How to tell correlation from causation - "The basic intuition behind the method demonstrated by Prof. Joris Mooij of the University of Amsterdam and his co-authors is surprisingly simple: if one event influences another, then the random noise in the causing event will be reflected in the affected event."
The good people at Information Is Beautiful took the data from the "75+ classic cocktail recipes from the International Bartender’s Association’s list of drinks every bartender should know" and turned into into a beautiful reference chart. As an added bonus, they converted the ingredients to proportions for easy scaling. Cheers!
The OED in two minutes is a visualisation of the change and growth of the English language since 1150, showing the frequency and origin of new words year by year. Notes and explanations about the project. [more inside]
Flowing Data's kind-of annual entry into the "best of" season: Their picks for best data visualisations of 2014. [more inside]
Best Ever Albums aggregates 17,000 "greatest album" charts to establish a statistical consensus on popular music rankings. [more inside]
"Facebook actually makes masks out of everyone’s faces." Artist Sterling Crispin creates DATA-MASKS as a way to physically present the abstract data structures that Facebook and biometric surveillance systems use to pull a face from a crowd.
Common sense dictates that video games should be balanced. Of course they should be! Why wouldn't they? Well, it turns out there are actually some pretty cool things that can happen when a game isn't balanced. - The Unbalanced Design of Super Smash Brothers
The Kantar Information is Beautiful Awards 2014 celebrate excellence and beauty in data visualizations, infographics and information art.
Pianogram - histogram + piano notes = pianogram; select from existing pieces or import your MIDI file. A part of Joey's Visual Playground.
Hollaback and Why Everyone Needs Better Research Methods (And Why All Data Needs Theory), by Zeynep Tufekci:
I’ve taught "introduction to research methods" to undergraduate students for many years, and they would sometimes ask me why they should care about all this "method stuff", besides having a required class for a sociology major out of the way. I would always tell them, without understanding research methods, you cannot understand how to judge what you see.[more inside]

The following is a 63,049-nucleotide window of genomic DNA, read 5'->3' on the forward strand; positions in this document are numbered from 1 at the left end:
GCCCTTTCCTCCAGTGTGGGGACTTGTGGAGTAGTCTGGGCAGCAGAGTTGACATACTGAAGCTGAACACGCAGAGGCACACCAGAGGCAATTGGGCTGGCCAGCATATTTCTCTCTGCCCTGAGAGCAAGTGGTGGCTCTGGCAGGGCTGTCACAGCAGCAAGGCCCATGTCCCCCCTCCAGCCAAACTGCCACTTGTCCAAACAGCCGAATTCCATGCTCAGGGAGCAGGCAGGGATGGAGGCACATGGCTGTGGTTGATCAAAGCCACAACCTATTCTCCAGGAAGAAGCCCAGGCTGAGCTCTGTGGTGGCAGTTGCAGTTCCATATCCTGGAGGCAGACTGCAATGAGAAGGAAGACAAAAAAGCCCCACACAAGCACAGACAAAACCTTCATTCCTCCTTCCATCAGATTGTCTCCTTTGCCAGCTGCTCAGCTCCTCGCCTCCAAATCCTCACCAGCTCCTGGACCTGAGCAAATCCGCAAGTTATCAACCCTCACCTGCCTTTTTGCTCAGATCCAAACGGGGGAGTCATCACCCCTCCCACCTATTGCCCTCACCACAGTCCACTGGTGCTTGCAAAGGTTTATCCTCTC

The Hollaback video shows us exactly why.
What is a work of art in the age of $120,000 art degrees? A new report (PDF) by activist collective BFAMFAPhD laments the shrinking job prospects and growing debt burden for art school graduates. [more inside]
What Will It Take to Run a 2-Hour Marathon? (Warning: data viz, annoying design)
JPMorgan Chase Says More Than 76 Million Accounts Compromised in Cyberattack [New York Times]
"The breach is among the largest corporate hacks, and the latest revelations vastly dwarf earlier estimates that hackers had gained access to roughly 1 million customer accounts."
Search for word usage in movies and television over time.
Movies and television shows often reflect cultural trends of the time they are made in. Even movies that take place during the past or future can say something about the present through metadata or production style. Using the Bookworm platform, Benjamin Schmidt, an assistant professor of history at Northeastern University, provides a tool that lets you see trends in movie and television dialogue.
Folger Shakespeare Library Releases 80,000 Images for Creative Common Use. The Folger Shakespeare Library announced yesterday, that they have released the contents of their Digital Image Collection under a Creative Commons Share-Alike (CC-BY-SA) license. Full database can be accessed here.
data.gov.in : the Indian counterpart of the US data.gov, features 10280 resources in 3215 catalogs for public perusal. There's a visualization gallery charting developments like village electrification or domestic air traffic or sales of automobiles. And also a community section featuring apps offering mobile access to some of the data.